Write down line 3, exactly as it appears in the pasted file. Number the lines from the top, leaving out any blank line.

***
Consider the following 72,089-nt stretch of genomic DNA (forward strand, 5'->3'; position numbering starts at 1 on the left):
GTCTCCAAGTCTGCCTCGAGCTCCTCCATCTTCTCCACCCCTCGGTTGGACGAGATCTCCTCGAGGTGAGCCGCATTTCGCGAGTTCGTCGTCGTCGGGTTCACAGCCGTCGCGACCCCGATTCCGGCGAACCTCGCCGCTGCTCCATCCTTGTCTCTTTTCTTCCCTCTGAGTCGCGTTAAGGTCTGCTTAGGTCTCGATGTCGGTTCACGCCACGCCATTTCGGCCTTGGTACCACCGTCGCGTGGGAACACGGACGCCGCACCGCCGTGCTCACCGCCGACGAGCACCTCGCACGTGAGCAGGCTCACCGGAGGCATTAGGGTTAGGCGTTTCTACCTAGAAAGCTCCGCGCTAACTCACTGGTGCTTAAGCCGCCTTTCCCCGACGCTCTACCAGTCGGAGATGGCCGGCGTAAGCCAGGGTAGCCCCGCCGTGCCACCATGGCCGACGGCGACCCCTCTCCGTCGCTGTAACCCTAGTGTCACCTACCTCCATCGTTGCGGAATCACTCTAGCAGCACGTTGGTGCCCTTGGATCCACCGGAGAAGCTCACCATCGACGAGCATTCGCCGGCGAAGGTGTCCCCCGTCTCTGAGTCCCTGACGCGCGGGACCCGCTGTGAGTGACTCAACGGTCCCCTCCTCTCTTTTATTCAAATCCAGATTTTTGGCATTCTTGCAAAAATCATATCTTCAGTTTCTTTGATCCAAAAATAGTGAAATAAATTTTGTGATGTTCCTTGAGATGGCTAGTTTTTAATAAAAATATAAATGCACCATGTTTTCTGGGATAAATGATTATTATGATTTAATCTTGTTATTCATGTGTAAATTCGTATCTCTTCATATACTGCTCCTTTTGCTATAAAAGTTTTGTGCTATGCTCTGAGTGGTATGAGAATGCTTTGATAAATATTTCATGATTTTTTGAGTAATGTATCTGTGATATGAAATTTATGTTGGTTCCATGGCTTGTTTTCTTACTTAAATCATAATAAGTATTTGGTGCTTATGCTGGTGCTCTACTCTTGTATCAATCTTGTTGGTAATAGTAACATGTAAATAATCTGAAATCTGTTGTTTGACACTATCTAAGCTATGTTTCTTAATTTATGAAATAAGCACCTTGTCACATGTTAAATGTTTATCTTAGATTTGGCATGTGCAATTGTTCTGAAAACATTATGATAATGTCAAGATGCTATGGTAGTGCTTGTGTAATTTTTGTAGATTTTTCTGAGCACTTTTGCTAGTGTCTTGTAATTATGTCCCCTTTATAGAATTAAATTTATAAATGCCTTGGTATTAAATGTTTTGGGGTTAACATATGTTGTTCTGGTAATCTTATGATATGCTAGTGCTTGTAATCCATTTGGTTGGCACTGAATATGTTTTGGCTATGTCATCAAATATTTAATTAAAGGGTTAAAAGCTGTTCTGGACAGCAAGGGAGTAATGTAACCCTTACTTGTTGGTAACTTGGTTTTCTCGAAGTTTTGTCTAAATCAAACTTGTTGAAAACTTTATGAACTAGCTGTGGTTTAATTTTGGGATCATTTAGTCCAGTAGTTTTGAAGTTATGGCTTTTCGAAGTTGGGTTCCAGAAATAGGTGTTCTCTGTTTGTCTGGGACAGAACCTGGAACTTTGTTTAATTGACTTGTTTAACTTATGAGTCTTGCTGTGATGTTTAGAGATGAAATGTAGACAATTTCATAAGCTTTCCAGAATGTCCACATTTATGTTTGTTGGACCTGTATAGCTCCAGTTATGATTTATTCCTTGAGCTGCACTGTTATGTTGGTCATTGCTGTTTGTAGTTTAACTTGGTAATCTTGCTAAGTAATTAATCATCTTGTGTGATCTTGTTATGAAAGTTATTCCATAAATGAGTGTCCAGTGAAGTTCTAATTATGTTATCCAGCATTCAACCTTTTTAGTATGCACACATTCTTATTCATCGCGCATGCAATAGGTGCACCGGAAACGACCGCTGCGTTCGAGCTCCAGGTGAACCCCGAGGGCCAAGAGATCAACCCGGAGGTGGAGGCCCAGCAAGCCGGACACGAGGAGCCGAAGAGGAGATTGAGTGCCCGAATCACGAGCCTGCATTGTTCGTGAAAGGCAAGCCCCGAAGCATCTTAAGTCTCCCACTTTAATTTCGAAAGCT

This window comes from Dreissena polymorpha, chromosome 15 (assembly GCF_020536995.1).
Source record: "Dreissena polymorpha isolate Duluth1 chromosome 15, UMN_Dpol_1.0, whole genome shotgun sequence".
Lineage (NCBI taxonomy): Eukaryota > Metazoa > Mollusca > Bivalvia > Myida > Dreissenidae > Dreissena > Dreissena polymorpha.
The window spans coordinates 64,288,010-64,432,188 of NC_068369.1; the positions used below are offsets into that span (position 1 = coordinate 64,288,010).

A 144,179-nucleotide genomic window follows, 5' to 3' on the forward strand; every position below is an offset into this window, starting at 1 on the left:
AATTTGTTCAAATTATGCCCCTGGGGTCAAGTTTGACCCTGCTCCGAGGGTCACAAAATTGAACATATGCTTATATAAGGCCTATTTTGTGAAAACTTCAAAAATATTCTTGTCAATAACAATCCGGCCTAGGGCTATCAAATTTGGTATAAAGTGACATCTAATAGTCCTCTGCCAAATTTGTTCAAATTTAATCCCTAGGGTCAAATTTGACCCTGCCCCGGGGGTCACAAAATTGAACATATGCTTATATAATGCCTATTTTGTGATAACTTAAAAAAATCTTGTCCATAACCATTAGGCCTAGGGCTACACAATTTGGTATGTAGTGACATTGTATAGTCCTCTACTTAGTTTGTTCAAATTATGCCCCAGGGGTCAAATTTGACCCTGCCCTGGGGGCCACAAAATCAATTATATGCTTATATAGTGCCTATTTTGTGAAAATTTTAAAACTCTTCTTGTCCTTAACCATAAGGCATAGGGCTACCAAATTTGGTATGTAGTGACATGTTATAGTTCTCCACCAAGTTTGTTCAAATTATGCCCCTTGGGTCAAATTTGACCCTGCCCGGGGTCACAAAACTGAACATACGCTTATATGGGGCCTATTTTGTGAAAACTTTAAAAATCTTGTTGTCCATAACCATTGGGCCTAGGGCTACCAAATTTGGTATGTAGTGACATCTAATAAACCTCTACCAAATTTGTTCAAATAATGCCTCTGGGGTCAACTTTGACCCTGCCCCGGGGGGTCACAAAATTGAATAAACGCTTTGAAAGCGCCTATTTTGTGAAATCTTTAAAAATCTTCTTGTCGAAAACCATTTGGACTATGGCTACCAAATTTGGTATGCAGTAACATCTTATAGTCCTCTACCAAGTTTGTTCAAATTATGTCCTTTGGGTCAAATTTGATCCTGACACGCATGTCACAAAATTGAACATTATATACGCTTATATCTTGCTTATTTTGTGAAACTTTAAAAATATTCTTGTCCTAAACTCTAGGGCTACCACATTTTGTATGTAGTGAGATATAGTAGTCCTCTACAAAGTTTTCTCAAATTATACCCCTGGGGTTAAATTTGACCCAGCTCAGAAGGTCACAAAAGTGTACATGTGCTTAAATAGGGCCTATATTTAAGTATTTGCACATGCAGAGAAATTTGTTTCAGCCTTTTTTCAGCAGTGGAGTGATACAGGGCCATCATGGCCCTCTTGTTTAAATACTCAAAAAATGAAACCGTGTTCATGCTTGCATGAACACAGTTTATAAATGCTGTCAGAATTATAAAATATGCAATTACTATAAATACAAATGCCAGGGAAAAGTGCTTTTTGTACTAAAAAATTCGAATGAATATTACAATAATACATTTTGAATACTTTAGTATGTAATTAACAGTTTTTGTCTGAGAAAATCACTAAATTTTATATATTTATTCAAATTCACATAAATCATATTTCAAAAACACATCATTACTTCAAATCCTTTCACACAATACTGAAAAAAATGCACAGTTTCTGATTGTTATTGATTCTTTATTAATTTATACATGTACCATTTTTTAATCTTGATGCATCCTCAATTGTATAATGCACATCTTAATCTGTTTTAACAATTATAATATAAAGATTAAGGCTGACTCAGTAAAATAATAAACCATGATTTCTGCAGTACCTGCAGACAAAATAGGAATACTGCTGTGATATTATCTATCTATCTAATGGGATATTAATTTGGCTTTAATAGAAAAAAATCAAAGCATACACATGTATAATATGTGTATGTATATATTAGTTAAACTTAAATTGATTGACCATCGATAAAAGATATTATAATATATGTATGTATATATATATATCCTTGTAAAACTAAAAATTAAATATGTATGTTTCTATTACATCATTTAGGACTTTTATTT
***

This window comes from Dreissena polymorpha, chromosome 15 (assembly GCF_020536995.1).